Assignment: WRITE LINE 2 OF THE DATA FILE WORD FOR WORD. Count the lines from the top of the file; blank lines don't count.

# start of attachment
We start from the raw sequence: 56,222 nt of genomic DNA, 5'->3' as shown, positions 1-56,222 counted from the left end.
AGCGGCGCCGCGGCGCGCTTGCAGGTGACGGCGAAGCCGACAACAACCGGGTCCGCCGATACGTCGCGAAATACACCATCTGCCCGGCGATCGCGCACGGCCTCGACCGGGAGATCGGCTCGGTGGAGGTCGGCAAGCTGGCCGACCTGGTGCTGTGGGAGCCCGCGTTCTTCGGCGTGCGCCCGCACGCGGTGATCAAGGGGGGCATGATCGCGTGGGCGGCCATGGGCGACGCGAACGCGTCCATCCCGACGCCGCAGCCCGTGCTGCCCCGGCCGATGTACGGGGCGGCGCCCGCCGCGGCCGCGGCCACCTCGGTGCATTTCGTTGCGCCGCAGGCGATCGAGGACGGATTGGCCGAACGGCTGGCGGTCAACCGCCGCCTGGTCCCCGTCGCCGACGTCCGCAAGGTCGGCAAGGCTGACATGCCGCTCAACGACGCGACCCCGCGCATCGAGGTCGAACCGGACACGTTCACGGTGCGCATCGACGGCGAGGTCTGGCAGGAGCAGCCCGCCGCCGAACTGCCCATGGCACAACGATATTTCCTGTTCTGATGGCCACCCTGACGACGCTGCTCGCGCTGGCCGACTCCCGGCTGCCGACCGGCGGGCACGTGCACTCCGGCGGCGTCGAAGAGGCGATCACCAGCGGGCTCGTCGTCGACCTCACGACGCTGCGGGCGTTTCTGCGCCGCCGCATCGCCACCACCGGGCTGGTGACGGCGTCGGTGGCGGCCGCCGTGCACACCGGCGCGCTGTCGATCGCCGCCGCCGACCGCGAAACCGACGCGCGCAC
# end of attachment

AGCGGCGCCGCGGCGCGCTTGCAGGTGACGGCGAAGCCGACAACAACCGGGTCCGCCGATACGTCGCGAAATACACCATCTGCCCGGCGATCGCGCACGGCCTCGACCGGGAGATCGGCTCGGTGGAGGTCGGCAAGCTGGCCGACCTGGTGCTGTGGGAGCCCGCGTTCTTCGGCGTGCGCCCGCACGCGGTGATCAAGGGGGGCATGATCGCGTGGGCGGCCATGGGCGACGCGAACGCGTCCATCCCGACGCCGCAGCCCGTGCTGCCCCGGCCGATGTACGGGGCGGCGCCCGCCGCGGCCGCGGCCACCTCGGTGCATTTCGTTGCGCCGCAGGCGATCGAGGACGGATTGGCCGAACGGCTGGCGGTCAACCGCCGCCTGGTCCCCGTCGCCGACGTCCGCAAGGTCGGCAAGGCTGACATGCCGCTCAACGACGCGACCCCGCGCATCGAGGTCGAACCGGACACGTTCACGGTGCGCATCGACGGCGAGGTCTGGCAGGAGCAGCCCGCCGCCGAACTGCCCATGGCACAACGATATTTCCTGTTCTGATGGCCACCCTGACGACGCTGCTCGCGCTGGCCGACTCCCGGCTGCCGACCGGCGGGCACGTGCACTCCGGCGGCGTCGAAGAGGCGATCACCAGCGGGCTCGTCGTCGACCTCACGACGCTGCGGGCGTTTCTGCGCCGCCGCATCGCCACCACCGGGCTGGTGACGGCGTCGGTGGCGGCCGCCGTGCACACCGGCGCGCTGTCGATCGCCGCCGCCGACCGCGAAACCGACGCGCGCAC